Aaron Arredondo, a University of Missouri sociology doctoral student, has two recent achievements to his name – both worth scholarly respect and admiration.
His in-the-works dissertation “Spatializing Critical Migration Studies: Racialized Spaces, Labor Rights, and Immigrant Justice Experiences in the Rural Midwest,” was awarded a 2020 American Sociological Association (ASA) Doctoral Dissertation Research Improvement Grant of nearly $16,000.
Arredondo, who is due to graduate in 2022, also recently co-published a scholarly journal article with Juan José Bustamante (University of Arkansas) in Sociology Inquiry on “White Space, Brown Space: Racialized Experiences Accessing Public Space in an Arkansas Immigrant Community.”
Diversity: At What Cost?
The journal article discussed issues similar to his dissertation: The transformation in the 1990s from homogenously white communities to those of racial diversity.
In the case of Springdale, Arkansas (journal), this was the result of labor pulls needed to fulfill the work of poultry processing. In Marshall, Missouri (dissertation), Latinxs migrated, also in the 1990s, to fulfill the needs of meat-packing.
In both cases, first generation immigrants did not achieve upward mobility. In Springdale (37.6 percent Latinx today), second-generation social and political empowerment was achieved, due to institutional efforts to improve the lives of Latinx migrants, along with notable efforts of the University of Arkansas to absorb and integrate the second generation into the region, Arredondo says.
There has not been a similar success in Marshall (16.6 percent Latinx today). Arredondo says both localities share the same history and backdrop: the changing of a white-dominated culture into a racially diverse one. However, in Marshall’s case, second-generation Latinxs have yet to make evident their general attainment of valuable indicators that suggest upward mobility. The reason: A lack of ethnically-specific civic and organizational infrastructure, including the absence of labor rights organizations, results in little political/social empowerment.
“And so, by addressing labor injustices and inequalities accessing community spaces, I hope that my work instructs equitable access and belonging for Latinxs within public spaces and work places.”
Grant Funds Research
The grant monies for dissertation research will fund three basic needs: 1) travel expenses to the research site, 2) participant incentives, and 3) research assistants.
“So, most of the Latinx participants are going to speak about their workplace experiences within meat-packing. The questions are designed to understand the underlying relationship between Latinxs and community organizations. And generally, about their involvement in community spaces and workplaces as well as how they interpret race relation.”
The project is in collaboration with Mizzou’s MU Extension, the Cambio Center (a research and outreach institute for immigrant communities in Missouri, which is housed at the university), labor unions, and more.
Soren Larsen, department chair for the geography department at Mizzou and affiliated faculty member in sociology, along with Arredondo, is a principal investigator on the project.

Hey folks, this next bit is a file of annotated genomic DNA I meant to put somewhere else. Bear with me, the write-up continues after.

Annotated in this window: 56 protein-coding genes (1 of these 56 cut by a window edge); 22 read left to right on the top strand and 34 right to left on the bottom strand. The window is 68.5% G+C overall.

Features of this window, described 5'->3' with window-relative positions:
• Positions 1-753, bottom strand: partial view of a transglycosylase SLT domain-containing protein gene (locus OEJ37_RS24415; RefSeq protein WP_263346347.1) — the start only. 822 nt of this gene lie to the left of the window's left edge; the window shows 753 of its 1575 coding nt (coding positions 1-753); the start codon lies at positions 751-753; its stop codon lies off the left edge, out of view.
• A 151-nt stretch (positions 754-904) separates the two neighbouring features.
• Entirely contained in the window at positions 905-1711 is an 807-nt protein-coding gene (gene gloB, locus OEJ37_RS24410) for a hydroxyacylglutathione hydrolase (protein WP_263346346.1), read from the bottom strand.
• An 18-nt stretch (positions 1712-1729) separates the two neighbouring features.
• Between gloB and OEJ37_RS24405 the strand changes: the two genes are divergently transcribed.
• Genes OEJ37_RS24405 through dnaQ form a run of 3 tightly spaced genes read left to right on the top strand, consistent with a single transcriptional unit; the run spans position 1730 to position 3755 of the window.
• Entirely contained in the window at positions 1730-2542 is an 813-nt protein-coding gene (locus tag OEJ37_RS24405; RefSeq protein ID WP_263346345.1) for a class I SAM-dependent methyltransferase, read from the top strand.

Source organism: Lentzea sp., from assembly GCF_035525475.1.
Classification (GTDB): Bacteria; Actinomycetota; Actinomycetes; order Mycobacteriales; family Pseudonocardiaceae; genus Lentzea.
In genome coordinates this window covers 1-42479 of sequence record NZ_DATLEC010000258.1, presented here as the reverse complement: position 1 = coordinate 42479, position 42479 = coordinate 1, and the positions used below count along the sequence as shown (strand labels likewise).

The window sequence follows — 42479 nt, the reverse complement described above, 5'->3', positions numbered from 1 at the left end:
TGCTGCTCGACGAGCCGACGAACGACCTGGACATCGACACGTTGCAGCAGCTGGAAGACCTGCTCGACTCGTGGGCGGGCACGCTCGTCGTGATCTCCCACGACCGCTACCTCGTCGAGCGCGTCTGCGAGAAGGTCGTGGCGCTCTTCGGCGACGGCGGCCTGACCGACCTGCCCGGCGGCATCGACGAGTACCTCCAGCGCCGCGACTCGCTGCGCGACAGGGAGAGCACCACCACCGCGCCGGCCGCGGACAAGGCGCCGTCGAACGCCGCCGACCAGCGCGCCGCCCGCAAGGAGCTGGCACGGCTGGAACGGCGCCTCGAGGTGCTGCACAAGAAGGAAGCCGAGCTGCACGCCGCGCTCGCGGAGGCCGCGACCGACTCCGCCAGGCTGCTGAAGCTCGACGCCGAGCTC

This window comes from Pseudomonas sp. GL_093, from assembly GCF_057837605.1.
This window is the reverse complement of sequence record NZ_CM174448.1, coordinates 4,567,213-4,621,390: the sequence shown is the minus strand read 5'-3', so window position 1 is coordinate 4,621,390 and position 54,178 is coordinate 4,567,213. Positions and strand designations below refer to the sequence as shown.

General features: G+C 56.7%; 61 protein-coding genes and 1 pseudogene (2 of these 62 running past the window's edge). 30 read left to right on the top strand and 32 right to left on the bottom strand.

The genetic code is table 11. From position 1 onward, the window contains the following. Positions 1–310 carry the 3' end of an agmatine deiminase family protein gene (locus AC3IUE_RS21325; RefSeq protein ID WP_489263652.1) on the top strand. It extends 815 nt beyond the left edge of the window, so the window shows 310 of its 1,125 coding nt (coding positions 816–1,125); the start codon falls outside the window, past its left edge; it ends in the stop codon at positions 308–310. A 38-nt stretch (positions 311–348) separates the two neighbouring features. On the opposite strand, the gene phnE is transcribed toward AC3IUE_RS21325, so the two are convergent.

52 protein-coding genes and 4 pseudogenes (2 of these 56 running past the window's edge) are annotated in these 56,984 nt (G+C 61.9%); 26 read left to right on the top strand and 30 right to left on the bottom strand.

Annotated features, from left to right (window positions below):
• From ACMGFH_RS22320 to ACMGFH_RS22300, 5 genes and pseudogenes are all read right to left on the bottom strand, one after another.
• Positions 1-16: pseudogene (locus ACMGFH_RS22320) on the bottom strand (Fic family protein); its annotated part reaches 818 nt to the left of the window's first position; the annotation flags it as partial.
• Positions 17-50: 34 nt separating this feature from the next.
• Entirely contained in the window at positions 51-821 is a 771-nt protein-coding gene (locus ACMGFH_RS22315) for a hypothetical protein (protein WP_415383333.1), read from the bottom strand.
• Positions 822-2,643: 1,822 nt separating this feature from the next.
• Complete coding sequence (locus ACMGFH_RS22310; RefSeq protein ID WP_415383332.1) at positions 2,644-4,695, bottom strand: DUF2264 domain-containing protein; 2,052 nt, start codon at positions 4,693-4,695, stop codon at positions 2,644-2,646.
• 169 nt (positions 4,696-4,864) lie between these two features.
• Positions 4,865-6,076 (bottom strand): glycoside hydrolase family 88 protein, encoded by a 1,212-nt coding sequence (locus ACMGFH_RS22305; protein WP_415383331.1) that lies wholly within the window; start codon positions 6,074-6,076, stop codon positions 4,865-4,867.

Larsen did preliminary work with Arredondo in Marshall in a mapping workshop conducted in summer 2017. “That is how we were first introduced to the community of Marshall and fulfilled the preliminary aspect of the current funded study,” Arredondo says.
Two other research sponsors include Juan Bustamante, who was Arredondo’s master’s thesis chair at the University of Arkansas, and co-author of his academic article. Bustamante is an expert in Latinx and migration studies, and is providing Arredondo guidance on how to conduct field work with migrant populations based on his experience.
Corinne Valdivia, co-director of the Cambio Center, is collaborating with Arredondo with assistance providing transcriptions in Spanish, with the support of Spanish-speaking personnel. She is also professor of Agricultural Economics at Mizzou, and has experience doing research regarding labor and labor rights issues, specifically with Missouri immigrant populations.
Contributions to Scholarship and Community
Arredondo’s research will add to the scholarly literature on immigrant life and community as well as offer recommendations for those who work with immigrant communities to better focus efforts to enhance immigrant wellbeing and belonging.
“I feel very optimistic about the project because of the support and peer recognition that has derived from my dissertation project,” Arredondo says. “I am hopeful and optimistic of the impact it will have on community relations in Marshall. And that it will support many in the Latinx community in overcoming evident abuses in the workplace based on their racialization as exploitable people.”
Larsen agrees, Arredondo is doing a great job on the project: “Aaron’s research on the racialization of Latinx space in Marshall has it all: an innovative interdisciplinary theoretical framework applied to a compelling empirical study right here in the Midwest. I am really proud of Aaron and all the work he has done, both in the field and at the proposal-writing table, and am honored to be a small part of his research.”
“This funding is very impressive and it will support excellent and important research,” says Sociology Interim Chair Brian Houston. “Aaron has done a lot of hard work in pursuing this external funding as a doctoral student. And a rich network of support from across campus has helped make this compelling project possible.”
Arredondo has a BA in sociology from the University of Texas at Brownsville (his hometown) and a MA at the University of Arkansas. He joined the PhD program at Mizzou in the fall of 2015.